Experts warn species in peril from climate change

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ORLANDO, Fla. – Climate change threatens to kill off up to a third of the planet’s species by the end of the century if urgent action isn’t taken to restore fragile ecosystems, protect endangered animals and manage growth, scientists warned Wednesday as a wildlife summit opened.

“Much of the predictions are gloom and doom. The ray of hope, however, is that we have not lost our opportunity. We still have time if we act now,” said Jean Brennan, a senior scientist with Defenders of Wildlife and co-recipient of the 2007 Nobel Peace Prize for her work on the Intergovernmental Panel on Climate Change.

The three-day summit, sponsored by the Florida Fish and Wildlife Conservation Commission, assembled several world-renowned climate change researchers with dozens of wildlife experts to trade ideas on how to save species on a warming planet.

Florida has the lowest elevation of any state, the only living coral barrier reef in North America, and the Everglades, a unique wetland perilously close to collapse with at least 67 threatened or endangered species. The state’s population is expected to nearly double to 32 million people by 2050, adding more pressure on shrinking wildlife habitats.

The commission called the summit to learn how best to protect Florida’s wildlife and natural resources. Warming oceans and rising sea levels threaten to inundate Florida’s developed coastline and barrier islands, kill its reef and decimate an economy based on tourism.

Experts noted that many plants and animals have temperature-specific habitats. A change of only a few degrees can kill them or send them seeking a better home.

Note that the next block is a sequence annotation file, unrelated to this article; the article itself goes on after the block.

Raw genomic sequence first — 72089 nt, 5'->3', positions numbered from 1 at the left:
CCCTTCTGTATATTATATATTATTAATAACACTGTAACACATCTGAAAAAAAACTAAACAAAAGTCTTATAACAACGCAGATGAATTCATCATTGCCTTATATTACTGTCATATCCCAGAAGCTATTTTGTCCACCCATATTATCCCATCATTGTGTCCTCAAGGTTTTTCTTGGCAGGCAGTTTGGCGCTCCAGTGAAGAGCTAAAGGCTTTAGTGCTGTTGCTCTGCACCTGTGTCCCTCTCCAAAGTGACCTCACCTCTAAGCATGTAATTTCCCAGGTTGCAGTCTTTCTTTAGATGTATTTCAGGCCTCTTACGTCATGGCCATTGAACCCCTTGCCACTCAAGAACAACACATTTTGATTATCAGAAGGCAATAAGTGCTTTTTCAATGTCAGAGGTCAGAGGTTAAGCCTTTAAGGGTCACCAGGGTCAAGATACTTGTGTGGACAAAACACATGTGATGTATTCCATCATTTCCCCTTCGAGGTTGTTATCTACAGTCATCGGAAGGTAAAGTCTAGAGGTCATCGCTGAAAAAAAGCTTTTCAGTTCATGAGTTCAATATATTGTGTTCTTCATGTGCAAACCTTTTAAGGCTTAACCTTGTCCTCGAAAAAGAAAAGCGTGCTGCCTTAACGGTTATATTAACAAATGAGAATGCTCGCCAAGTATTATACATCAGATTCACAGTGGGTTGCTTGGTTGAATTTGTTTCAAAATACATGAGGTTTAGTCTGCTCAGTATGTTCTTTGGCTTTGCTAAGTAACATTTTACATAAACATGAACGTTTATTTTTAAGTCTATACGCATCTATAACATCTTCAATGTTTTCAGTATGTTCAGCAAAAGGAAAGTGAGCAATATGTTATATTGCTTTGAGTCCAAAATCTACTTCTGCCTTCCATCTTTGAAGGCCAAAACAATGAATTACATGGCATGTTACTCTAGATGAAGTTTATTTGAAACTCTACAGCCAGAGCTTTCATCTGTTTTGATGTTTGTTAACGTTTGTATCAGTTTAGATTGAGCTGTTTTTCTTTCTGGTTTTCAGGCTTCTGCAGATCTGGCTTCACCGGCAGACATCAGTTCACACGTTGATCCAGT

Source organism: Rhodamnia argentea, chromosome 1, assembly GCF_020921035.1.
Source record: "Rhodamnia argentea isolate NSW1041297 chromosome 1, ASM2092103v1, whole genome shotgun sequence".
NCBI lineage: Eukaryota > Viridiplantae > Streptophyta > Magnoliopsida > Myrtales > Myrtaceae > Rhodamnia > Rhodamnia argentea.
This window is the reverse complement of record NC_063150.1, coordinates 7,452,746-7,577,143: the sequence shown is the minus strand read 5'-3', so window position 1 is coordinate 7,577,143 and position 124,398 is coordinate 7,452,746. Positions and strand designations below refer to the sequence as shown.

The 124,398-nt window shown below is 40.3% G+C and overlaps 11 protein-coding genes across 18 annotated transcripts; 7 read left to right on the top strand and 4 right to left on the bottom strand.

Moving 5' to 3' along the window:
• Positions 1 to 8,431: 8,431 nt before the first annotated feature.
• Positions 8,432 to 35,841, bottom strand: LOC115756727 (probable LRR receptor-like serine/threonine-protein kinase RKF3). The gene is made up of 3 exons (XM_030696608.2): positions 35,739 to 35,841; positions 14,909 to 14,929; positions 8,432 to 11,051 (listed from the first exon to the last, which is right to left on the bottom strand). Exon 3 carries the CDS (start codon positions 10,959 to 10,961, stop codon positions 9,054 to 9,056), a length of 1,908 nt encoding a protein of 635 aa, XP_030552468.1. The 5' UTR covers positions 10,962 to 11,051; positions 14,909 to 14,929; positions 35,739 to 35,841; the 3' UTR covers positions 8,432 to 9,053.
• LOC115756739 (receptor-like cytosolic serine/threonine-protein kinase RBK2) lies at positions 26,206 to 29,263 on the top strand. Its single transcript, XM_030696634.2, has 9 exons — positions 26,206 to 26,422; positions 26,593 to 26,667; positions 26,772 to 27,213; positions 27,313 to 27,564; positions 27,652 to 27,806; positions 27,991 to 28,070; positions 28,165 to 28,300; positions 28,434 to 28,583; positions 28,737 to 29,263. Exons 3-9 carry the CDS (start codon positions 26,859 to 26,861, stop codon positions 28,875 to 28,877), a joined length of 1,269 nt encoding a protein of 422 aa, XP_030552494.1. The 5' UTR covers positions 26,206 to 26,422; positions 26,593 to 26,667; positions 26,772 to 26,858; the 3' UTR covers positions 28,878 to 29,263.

“Species are moving to track what is the most ideal climate for them,” Brennan said, adding that many are “desperately trying” to find their way through a maze of dams, development and other manmade obstacles along their natural corridors.

Brennan and others said creating wildlife pathways so animals can move freely northward as temperatures warm could mean the difference between survival and extinction.

“We have to have the ability for species to move and when they get there, wherever there is, it needs to be an intact and healthy ecosystem,” Brennan said.

As the Earth’s temperature rises, entire habitats will change, consumed by weather extremes, fires, pest outbreaks and invasions of nonnative species, said Virginia Burkett, a chief scientist at the U.S. Geological Survey.

Burkett, another co-recipient of the 2007 Nobel Peace Prize, said extensive die-offs of pinion pine trees in the West are being attributed to climate change. She added some animal species are already disappearing.

Burkett cited the decline of the American pika, a small mountain-dwelling mammal also known as a rock-rabbit that is typically found in the western U.S. and Canada. The rodent maintains a body temperature topping 100 degrees, but with just a few degrees of climate change, “this animal will die,” Burkett said.

She said officials need to begin reducing the non-climate change related stressors, “stop draining the wetlands, damming rivers.”

Nature, she said, is highly adaptable and can be its own best protector against the effects of climate change if it can function, well, naturally.

Coastal growth also must be controlled and limited to allow for “wetlands to migrate inland naturally as sea level rise accelerates, and they can’t do that if there’s a road or a condominium there,” Burkett added.

Before Friday’s close, summit participants also will hold workshops on coastal ecosystems, land use planning, invasive species and wildlife adaptation.

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